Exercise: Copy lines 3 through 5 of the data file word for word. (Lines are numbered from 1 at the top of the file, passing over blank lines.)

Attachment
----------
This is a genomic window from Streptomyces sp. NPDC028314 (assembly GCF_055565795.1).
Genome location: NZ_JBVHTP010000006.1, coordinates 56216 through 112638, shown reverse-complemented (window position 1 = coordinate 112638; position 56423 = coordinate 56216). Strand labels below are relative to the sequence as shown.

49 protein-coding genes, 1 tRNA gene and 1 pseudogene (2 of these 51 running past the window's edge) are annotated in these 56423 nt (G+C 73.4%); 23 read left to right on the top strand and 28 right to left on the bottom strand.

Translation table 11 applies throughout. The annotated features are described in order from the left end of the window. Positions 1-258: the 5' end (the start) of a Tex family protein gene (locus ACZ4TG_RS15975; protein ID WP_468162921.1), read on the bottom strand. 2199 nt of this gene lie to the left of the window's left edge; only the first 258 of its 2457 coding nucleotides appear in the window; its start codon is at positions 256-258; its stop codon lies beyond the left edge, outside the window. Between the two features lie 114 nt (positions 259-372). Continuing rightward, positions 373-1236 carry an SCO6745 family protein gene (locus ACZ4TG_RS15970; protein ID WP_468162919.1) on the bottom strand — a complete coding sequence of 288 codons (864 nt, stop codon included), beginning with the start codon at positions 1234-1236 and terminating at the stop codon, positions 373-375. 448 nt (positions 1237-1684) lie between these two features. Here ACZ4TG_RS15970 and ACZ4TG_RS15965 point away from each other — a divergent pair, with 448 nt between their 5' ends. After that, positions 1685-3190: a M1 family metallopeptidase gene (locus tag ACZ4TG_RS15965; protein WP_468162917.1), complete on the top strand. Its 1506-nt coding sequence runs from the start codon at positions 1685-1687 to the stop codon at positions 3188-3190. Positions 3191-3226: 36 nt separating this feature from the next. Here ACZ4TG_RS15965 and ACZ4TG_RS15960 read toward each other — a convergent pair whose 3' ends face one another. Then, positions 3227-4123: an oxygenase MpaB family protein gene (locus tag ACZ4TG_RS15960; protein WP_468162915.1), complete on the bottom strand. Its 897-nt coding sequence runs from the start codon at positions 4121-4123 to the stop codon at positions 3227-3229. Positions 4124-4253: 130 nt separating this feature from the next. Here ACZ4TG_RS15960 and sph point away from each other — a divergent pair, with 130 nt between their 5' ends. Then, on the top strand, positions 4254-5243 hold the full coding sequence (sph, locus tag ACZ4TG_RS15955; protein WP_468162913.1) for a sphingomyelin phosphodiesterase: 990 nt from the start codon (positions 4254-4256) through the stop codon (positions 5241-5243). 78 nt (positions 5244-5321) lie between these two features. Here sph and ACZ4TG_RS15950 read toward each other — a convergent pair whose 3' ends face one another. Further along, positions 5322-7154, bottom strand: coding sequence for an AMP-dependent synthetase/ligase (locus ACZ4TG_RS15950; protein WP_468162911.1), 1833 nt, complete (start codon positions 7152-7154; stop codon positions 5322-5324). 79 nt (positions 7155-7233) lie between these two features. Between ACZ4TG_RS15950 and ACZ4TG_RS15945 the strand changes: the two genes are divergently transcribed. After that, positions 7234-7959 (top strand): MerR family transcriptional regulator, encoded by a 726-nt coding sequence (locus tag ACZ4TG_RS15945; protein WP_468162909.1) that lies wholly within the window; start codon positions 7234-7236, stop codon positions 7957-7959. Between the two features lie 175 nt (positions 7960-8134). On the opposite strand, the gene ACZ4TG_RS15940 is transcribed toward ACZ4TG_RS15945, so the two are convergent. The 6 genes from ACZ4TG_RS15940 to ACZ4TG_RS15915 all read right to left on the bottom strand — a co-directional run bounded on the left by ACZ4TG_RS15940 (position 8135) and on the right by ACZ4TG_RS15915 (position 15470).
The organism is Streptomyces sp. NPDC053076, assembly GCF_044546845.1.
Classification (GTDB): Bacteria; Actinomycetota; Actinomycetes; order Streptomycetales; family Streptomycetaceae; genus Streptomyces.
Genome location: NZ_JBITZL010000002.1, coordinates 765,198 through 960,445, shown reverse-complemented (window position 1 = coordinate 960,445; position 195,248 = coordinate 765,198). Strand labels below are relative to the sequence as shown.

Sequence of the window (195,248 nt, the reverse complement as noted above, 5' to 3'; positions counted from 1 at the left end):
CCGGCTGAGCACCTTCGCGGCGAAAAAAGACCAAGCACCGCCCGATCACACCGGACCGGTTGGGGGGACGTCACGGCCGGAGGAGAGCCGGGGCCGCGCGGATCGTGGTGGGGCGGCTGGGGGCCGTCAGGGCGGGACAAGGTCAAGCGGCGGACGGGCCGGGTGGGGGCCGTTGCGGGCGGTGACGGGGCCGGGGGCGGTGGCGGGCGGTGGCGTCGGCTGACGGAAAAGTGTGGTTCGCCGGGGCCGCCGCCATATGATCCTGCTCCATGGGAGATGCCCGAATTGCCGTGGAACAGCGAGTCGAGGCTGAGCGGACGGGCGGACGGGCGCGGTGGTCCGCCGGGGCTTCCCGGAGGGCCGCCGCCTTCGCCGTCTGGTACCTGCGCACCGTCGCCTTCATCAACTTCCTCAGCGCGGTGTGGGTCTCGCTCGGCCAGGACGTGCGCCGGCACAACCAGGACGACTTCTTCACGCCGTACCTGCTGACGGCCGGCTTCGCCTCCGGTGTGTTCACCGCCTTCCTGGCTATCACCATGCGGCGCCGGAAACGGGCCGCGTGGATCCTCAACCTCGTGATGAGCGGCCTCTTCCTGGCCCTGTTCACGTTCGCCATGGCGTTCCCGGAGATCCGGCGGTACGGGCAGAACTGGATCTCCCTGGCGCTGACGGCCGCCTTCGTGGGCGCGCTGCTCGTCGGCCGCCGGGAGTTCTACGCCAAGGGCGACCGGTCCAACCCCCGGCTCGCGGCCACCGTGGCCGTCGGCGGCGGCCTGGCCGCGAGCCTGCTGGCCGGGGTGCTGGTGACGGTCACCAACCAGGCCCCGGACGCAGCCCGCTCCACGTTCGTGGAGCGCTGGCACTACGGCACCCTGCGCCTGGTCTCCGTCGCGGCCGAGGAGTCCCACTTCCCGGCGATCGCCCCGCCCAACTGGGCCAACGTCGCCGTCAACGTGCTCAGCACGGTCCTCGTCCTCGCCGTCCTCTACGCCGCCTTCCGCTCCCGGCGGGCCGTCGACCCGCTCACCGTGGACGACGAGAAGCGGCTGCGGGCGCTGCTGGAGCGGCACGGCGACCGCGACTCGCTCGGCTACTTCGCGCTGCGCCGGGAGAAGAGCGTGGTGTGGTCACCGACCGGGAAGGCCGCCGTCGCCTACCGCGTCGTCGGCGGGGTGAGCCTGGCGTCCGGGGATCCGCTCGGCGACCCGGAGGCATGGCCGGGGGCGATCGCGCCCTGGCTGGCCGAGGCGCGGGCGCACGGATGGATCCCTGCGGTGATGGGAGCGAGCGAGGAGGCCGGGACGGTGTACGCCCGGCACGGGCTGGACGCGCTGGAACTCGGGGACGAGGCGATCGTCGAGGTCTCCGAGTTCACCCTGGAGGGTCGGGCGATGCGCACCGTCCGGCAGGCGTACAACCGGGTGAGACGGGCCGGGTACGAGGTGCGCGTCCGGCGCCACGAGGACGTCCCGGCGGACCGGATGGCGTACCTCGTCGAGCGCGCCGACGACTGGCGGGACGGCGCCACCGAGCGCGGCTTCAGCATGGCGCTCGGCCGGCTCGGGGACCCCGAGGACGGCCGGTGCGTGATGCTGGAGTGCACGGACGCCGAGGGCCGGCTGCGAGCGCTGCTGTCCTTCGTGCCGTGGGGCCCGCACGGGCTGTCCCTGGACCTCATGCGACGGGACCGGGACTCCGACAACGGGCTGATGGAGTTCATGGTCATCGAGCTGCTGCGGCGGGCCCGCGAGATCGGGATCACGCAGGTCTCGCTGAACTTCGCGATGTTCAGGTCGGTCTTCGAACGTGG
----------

49 protein-coding genes, 1 tRNA gene and 1 pseudogene (2 of these 51 running past the window's edge) are annotated in these 56423 nt (G+C 73.4%); 23 read left to right on the top strand and 28 right to left on the bottom strand.

Translation table 11 applies throughout. The annotated features are described in order from the left end of the window. Positions 1-258: the 5' end (the start) of a Tex family protein gene (locus ACZ4TG_RS15975; protein ID WP_468162921.1), read on the bottom strand. 2199 nt of this gene lie to the left of the window's left edge; only the first 258 of its 2457 coding nucleotides appear in the window; its start codon is at positions 256-258; its stop codon lies beyond the left edge, outside the window. Between the two features lie 114 nt (positions 259-372). Continuing rightward, positions 373-1236 carry an SCO6745 family protein gene (locus ACZ4TG_RS15970; protein ID WP_468162919.1) on the bottom strand — a complete coding sequence of 288 codons (864 nt, stop codon included), beginning with the start codon at positions 1234-1236 and terminating at the stop codon, positions 373-375. 448 nt (positions 1237-1684) lie between these two features. Here ACZ4TG_RS15970 and ACZ4TG_RS15965 point away from each other — a divergent pair, with 448 nt between their 5' ends. After that, positions 1685-3190: a M1 family metallopeptidase gene (locus tag ACZ4TG_RS15965; protein WP_468162917.1), complete on the top strand. Its 1506-nt coding sequence runs from the start codon at positions 1685-1687 to the stop codon at positions 3188-3190. Positions 3191-3226: 36 nt separating this feature from the next. Here ACZ4TG_RS15965 and ACZ4TG_RS15960 read toward each other — a convergent pair whose 3' ends face one another. Then, positions 3227-4123: an oxygenase MpaB family protein gene (locus tag ACZ4TG_RS15960; protein WP_468162915.1), complete on the bottom strand. Its 897-nt coding sequence runs from the start codon at positions 4121-4123 to the stop codon at positions 3227-3229. Positions 4124-4253: 130 nt separating this feature from the next. Here ACZ4TG_RS15960 and sph point away from each other — a divergent pair, with 130 nt between their 5' ends. Then, on the top strand, positions 4254-5243 hold the full coding sequence (sph, locus tag ACZ4TG_RS15955; protein WP_468162913.1) for a sphingomyelin phosphodiesterase: 990 nt from the start codon (positions 4254-4256) through the stop codon (positions 5241-5243). 78 nt (positions 5244-5321) lie between these two features. Here sph and ACZ4TG_RS15950 read toward each other — a convergent pair whose 3' ends face one another. Further along, positions 5322-7154, bottom strand: coding sequence for an AMP-dependent synthetase/ligase (locus ACZ4TG_RS15950; protein WP_468162911.1), 1833 nt, complete (start codon positions 7152-7154; stop codon positions 5322-5324). 79 nt (positions 7155-7233) lie between these two features. Between ACZ4TG_RS15950 and ACZ4TG_RS15945 the strand changes: the two genes are divergently transcribed. After that, positions 7234-7959 (top strand): MerR family transcriptional regulator, encoded by a 726-nt coding sequence (locus tag ACZ4TG_RS15945; protein WP_468162909.1) that lies wholly within the window; start codon positions 7234-7236, stop codon positions 7957-7959. Between the two features lie 175 nt (positions 7960-8134). On the opposite strand, the gene ACZ4TG_RS15940 is transcribed toward ACZ4TG_RS15945, so the two are convergent. The 6 genes from ACZ4TG_RS15940 to ACZ4TG_RS15915 all read right to left on the bottom strand — a co-directional run bounded on the left by ACZ4TG_RS15940 (position 8135) and on the right by ACZ4TG_RS15915 (position 15470).
The organism is Streptomyces sp. NPDC053076, assembly GCF_044546845.1.